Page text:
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Europe-Building Through Private Law: Lessons from Constitutional Theory

European Review of Contract Law, Vol. 2, 2012

Centre for the Study of European Contract Law Working Paper Series No. 2012-02

Amsterdam Law School Research Paper No. 2012-46

Postnational Rulemaking Working Paper No. 2012-01

15 Pages Posted: 19 Mar 2012 Last revised: 22 Mar 2012

Chantal Mak

University of Amsterdam - Centre for the Study of European Contract Law (CSECL); University of Amsterdam - Faculty of Law

Date Written: March 13, 2012

Abstract

Questioning the link between private law and the nation-state that is implied by nationalist perceptions of the law, this paper seeks to find support for a transnational (Europeanist, constitutional-patriotist or cosmopolitan) view on private law in constitutional theory. Normative theories of constitutionalism have a bearing on questions of European private law insofar as private legal relationships are affected by the division of legal competences and the deliberation of values in the EU’s legal order. It is submitted that of three types of normative constitutional theories (constitutionalism, systemic pluralism and constitutional pluralism) a constitutional-pluralist version can provide the best framework for supporting a European private law that overcomes nationalist objections. In this context, particular attention is paid to the clarification of the relationship between the recently proposed Common European Sales Law (CESL) and national regimes of sales law. It is suggested that a constitutional-pluralist model can accommodate suborders of private law so as to relate them to the imagination of a legal-political community on the level of the EU (Euronationalist view) or to a political community based on universal values that transcend the nation-state (constitutional-patriotist view or cosmopolitan view). A conceptual connection between the fields of European private law and constitutional law is then found in fundamental rights, which define the allocation of value choices among judicial, political and market processes. Given this nature of rights, the EU Charter of Fundamental Rights may guide the articulation of principles underlying the CESL and can facilitate an institutional dialogue aimed at resolving conflicts between different orders of private law in Europe.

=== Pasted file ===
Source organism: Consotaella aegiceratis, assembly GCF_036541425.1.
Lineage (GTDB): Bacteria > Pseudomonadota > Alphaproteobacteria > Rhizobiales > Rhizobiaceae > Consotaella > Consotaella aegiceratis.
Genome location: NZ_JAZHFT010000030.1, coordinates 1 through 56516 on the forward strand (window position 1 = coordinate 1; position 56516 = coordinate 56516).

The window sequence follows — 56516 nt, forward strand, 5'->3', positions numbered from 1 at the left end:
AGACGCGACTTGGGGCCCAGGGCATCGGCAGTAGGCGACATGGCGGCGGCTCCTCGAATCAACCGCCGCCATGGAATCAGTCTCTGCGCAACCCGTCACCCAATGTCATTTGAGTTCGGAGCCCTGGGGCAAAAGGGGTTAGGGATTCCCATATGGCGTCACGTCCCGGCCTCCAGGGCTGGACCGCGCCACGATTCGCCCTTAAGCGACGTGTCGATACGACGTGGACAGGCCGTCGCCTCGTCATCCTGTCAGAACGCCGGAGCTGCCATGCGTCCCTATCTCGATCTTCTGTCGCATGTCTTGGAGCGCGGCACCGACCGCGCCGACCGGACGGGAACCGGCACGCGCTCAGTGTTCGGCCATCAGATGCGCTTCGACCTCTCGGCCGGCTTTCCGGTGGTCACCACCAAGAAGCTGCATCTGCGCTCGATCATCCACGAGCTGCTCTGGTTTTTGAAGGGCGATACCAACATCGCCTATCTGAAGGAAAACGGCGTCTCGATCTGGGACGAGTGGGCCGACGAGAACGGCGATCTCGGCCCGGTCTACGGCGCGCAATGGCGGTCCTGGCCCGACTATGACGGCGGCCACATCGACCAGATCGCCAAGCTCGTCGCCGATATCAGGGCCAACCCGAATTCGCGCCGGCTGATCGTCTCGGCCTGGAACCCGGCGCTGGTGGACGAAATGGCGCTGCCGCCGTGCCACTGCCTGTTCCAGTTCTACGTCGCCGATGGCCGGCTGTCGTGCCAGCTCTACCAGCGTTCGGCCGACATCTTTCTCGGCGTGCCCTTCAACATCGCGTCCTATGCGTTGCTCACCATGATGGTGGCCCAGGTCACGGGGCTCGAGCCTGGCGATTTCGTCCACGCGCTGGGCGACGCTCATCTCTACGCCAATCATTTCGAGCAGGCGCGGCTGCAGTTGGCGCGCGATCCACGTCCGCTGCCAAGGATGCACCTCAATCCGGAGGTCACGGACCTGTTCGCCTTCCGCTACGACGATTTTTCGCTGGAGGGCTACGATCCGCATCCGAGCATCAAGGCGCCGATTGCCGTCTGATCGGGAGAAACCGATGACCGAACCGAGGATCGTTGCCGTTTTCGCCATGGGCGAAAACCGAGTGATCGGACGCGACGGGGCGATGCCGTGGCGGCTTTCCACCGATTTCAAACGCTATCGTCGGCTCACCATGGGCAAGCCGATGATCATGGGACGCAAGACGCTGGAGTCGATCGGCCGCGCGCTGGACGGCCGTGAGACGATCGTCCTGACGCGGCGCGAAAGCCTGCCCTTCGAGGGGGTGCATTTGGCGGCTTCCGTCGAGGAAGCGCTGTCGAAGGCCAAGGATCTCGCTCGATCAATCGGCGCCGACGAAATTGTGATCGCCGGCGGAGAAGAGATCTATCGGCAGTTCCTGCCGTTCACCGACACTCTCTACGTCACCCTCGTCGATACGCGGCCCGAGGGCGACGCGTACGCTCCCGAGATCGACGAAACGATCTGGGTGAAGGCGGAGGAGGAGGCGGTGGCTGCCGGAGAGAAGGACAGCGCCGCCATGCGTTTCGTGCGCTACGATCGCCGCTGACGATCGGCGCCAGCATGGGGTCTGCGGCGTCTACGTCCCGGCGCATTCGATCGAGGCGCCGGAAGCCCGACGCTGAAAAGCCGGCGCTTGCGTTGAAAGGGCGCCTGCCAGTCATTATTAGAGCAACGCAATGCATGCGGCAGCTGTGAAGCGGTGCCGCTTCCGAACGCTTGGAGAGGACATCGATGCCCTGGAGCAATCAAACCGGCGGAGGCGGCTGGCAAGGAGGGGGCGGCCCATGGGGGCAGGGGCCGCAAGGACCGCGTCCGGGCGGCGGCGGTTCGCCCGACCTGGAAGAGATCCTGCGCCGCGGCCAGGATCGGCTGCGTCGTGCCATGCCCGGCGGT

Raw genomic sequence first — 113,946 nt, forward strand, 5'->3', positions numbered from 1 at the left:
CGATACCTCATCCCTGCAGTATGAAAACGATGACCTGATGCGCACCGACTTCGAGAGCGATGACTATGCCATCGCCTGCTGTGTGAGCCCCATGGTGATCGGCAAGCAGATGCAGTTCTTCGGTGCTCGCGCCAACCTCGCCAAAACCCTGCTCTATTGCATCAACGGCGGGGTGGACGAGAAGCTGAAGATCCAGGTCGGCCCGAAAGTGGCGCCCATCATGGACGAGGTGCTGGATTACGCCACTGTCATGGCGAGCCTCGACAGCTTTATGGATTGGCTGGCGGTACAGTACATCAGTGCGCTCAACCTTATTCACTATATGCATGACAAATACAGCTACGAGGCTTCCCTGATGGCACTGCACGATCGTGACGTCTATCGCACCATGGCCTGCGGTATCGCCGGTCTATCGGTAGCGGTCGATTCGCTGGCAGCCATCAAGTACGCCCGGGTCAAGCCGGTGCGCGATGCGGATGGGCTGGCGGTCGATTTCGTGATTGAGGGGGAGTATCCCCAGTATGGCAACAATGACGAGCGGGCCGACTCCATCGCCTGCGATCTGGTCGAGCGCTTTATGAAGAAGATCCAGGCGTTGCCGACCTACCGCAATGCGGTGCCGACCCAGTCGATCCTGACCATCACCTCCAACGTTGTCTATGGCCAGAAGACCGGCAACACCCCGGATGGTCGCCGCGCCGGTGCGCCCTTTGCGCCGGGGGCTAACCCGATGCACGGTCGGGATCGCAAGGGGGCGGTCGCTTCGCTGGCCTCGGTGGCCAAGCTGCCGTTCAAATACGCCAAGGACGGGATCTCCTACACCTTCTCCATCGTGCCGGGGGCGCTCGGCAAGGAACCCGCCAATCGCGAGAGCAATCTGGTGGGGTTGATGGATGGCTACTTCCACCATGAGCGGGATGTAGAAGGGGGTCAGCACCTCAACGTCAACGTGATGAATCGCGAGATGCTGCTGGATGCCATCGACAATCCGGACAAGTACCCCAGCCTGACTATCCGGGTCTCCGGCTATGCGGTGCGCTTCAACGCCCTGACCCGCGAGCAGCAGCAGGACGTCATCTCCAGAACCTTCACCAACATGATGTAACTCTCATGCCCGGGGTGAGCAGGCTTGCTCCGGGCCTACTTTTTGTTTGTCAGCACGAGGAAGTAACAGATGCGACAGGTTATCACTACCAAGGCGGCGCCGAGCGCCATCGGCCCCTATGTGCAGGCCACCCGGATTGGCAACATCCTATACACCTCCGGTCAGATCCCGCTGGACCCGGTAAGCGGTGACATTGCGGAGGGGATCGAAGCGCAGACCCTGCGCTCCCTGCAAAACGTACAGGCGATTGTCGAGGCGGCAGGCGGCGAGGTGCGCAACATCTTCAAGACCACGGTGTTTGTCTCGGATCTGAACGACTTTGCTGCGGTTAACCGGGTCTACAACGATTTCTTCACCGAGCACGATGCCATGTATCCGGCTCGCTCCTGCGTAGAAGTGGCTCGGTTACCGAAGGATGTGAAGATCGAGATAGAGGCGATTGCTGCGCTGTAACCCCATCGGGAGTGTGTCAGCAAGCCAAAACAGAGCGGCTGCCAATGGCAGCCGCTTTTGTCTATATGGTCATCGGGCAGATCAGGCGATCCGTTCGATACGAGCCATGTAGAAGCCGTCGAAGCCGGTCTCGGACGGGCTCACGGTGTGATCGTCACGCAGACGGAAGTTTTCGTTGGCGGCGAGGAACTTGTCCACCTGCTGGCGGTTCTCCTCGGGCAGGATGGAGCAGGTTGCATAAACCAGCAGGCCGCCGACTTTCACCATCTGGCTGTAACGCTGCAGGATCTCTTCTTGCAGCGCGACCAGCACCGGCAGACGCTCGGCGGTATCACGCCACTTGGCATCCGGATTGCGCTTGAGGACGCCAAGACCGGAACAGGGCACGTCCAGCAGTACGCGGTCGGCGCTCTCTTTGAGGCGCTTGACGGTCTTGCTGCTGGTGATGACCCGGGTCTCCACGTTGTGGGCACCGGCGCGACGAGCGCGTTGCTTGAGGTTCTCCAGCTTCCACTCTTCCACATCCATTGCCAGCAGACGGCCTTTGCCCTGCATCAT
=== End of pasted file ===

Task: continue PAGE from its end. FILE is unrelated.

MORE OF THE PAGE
Keywords: European private law, nationalism, legal pluralism, European constitutionalism

JEL Classification: K12

Suggested Citation

Mak, Chantal, Europe-Building Through Private Law: Lessons from Constitutional Theory (March 13, 2012). European Review of Contract Law, Vol. 2, 2012; Centre for the Study of European Contract Law Working Paper Series No. 2012-02; Amsterdam Law School Research Paper No. 2012-46; Postnational Rulemaking Working Paper No. 2012-01. Available at SSRN: https://ssrn.com/abstract=2023141

Chantal Mak (Contact Author)

University of Amsterdam - Centre for the Study of European Contract Law (CSECL) ( email )

P.O. Box 1030
Amsterdam, 1000 BA
Netherlands

University of Amsterdam - Faculty of Law ( email )

Amsterdam, 1018 WB
Netherlands

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